Local restaurants are still adapting to the new North Carolina food safety regulations put into place last fall as they prepare for other regulations yet to begin.
Lynn Lathan, environmental supervisor for the Food and Facilities Sanitation Program of the Mecklenburg County Health Department, said the department has been putting in extra effort to help restaurants adapt to the changes, the majority of which took effect Sept. 1, 2012. The biggest changes costing local eateries points off their health inspection scores involve date-marking food and not using bare hands to handle ready-to-eat foods.
Lathan said date marking errors likely stem from a lack of knowledge about how the process works, as well as which foods are potentially hazardous. Restaurants are now required to label the foods prepared or opened and kept for more than 24 hours with either the date the food item was opened or prepared or the last date it can be used or sold.
“Probably one of the things that is the most confusing for people to understand is date marking for potentially hazardous foods,” she said. “Some people may not quite understand what you’re looking for as far as what foods (are potentially hazardous). In light of all the outbreaks, especially over (the) last couple years, you have foods like spinach and lettuce that weren’t looked at before as being potentially hazardous, and you have to date mark that.”
Date-marking regulations allow restaurants to hold potentially hazardous foods for seven days if they’re stored at 41 degrees Fahrenheit or colder. If the foods are stored at 42 to 45 degrees Fahrenheit, they can only be kept for four days.
Restaurants are prohibited to store potentially hazardous foods at a temperature higher than 45 degrees Fahrenheit, which is not a new regulation, Lathan said. But soon, 41 degrees Fahrenheit will be the maximum temperature for storing these foods. Lathan said the 41-degree rule will be phased in over a six-year period.
The new “no bare-hand contact” rule forbids employees from touching ready-to-eat food with their bare hands and must instead use tongs, scoops, deli paper or single-use gloves, and must wash their hands before using any of these.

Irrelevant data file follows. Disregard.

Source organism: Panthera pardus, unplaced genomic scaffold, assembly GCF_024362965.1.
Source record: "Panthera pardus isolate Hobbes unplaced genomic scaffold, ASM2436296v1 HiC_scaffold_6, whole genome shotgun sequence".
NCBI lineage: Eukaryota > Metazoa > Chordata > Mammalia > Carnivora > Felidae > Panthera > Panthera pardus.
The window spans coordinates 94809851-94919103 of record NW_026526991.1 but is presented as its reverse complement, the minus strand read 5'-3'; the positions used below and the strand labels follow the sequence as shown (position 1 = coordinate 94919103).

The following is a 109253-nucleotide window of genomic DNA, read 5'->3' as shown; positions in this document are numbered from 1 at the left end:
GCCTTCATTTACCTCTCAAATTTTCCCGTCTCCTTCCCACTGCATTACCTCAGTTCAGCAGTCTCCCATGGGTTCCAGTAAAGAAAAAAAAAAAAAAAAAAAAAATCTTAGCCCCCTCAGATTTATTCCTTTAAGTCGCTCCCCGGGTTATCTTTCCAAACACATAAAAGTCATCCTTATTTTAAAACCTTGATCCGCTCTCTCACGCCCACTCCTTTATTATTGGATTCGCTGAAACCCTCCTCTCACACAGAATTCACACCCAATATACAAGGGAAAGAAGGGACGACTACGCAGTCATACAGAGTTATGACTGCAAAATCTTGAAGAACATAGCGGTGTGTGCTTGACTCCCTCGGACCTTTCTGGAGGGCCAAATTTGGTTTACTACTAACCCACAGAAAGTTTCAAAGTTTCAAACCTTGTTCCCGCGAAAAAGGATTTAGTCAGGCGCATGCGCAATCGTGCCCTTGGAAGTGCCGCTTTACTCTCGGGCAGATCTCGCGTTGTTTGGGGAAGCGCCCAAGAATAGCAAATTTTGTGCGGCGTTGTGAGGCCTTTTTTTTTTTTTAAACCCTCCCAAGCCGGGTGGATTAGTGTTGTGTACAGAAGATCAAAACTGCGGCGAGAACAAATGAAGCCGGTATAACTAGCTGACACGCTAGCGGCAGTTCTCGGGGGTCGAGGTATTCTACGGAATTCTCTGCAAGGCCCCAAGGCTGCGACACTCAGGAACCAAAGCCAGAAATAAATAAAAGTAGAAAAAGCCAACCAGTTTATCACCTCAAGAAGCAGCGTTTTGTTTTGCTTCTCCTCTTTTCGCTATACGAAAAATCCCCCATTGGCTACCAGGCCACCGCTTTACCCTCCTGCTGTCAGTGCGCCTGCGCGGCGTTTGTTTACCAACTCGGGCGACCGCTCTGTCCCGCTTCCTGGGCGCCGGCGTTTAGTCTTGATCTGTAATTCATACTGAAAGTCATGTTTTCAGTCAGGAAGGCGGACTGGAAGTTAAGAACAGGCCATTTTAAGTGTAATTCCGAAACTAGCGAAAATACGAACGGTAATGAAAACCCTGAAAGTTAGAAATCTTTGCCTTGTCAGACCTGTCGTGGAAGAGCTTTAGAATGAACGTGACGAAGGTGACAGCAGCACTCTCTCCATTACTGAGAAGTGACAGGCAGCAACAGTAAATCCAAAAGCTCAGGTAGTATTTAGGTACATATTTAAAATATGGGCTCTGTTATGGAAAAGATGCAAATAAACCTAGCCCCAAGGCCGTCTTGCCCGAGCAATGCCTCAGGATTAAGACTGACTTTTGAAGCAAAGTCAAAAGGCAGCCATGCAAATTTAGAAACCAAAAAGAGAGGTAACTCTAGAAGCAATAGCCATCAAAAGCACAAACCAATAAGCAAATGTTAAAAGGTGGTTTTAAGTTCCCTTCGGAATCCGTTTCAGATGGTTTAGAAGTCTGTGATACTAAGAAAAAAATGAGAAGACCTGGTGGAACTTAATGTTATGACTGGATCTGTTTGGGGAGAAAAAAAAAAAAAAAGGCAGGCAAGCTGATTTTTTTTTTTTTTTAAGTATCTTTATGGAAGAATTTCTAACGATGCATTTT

Previously, employees were required to wash their hands with soap or hand sanitizer before touching the food. But Lathan said hand washing doesn’t prevent the spread of foodborne illnesses.
“The no bare hand contact thing is easy for people to forget,” she said. “(Employees) always washed their hands before. They made sure they were clean, especially if they handled something raw or that could cross contaminate. But hand washing doesn’t sterilize your hands.”
Some restaurants, like Kristopher’s in Matthews, are taking proactive measures to get ready for the upcoming changes. Kristopher Johnson, the restaurant’s owner, is currently installing heaters underneath restroom sinks to meet the new regulation that requires water in these sinks to reach a temperature of at least of 100 degrees Fahrenheit.
Johnson also recently replaced plastic storage pans with stainless steel pans in order to maintain a colder temperature so the restaurant will be prepared when the 41-degrees-or-under requirement is phased in.
“The main thing they’re looking at now is temperatures, with the hot water and cooling,” Johnson said. “The rules have changed drastically since 1988, which was the year Kristopher’s opened, and they’re still changing, (but) we’ve had a health (department representative) who’s been helpful with the transition.”
Although she couldn’t provide statistics, Lathan said the Mecklenburg County Health Department is trying to help guide restaurants through the changes, not just penalize them with points off.
For example, depending on how serious the violation is, an inspector may make general comments on an issue rather than taking points off. The department also returns for a re-inspection if a restaurant scores low and requests to be re-evaluated.
“We don’t want their scores dropped, and neither do they, but we do want compliance,” Lathan said. “Public health is what we’re after.”
Restaurant-goers may have seen a slight dip in restaurant scores since September, as the health department no longer awards two bonus points if a person in charge has completed a food safety program within the past two years. And starting Jan. 1, 2014, restaurants must have at least one food safety-certified person in charge on duty at all times or two points will be taken off their score.
“We’re hoping it won’t be an issue, because the training is out there,” Lathan said. “People just have to do it.”
Lathan encourages people to visit county health departments’ websites regularly to review details of restaurant inspections, especially if they have a question about a restaurant’s score. Complaints to prompt an inspection also can be submitted online.
To view health inspection details for restaurants in Matthews and Mint Hill, go to http://Mecklenburg.digitalhealthdepartment.com.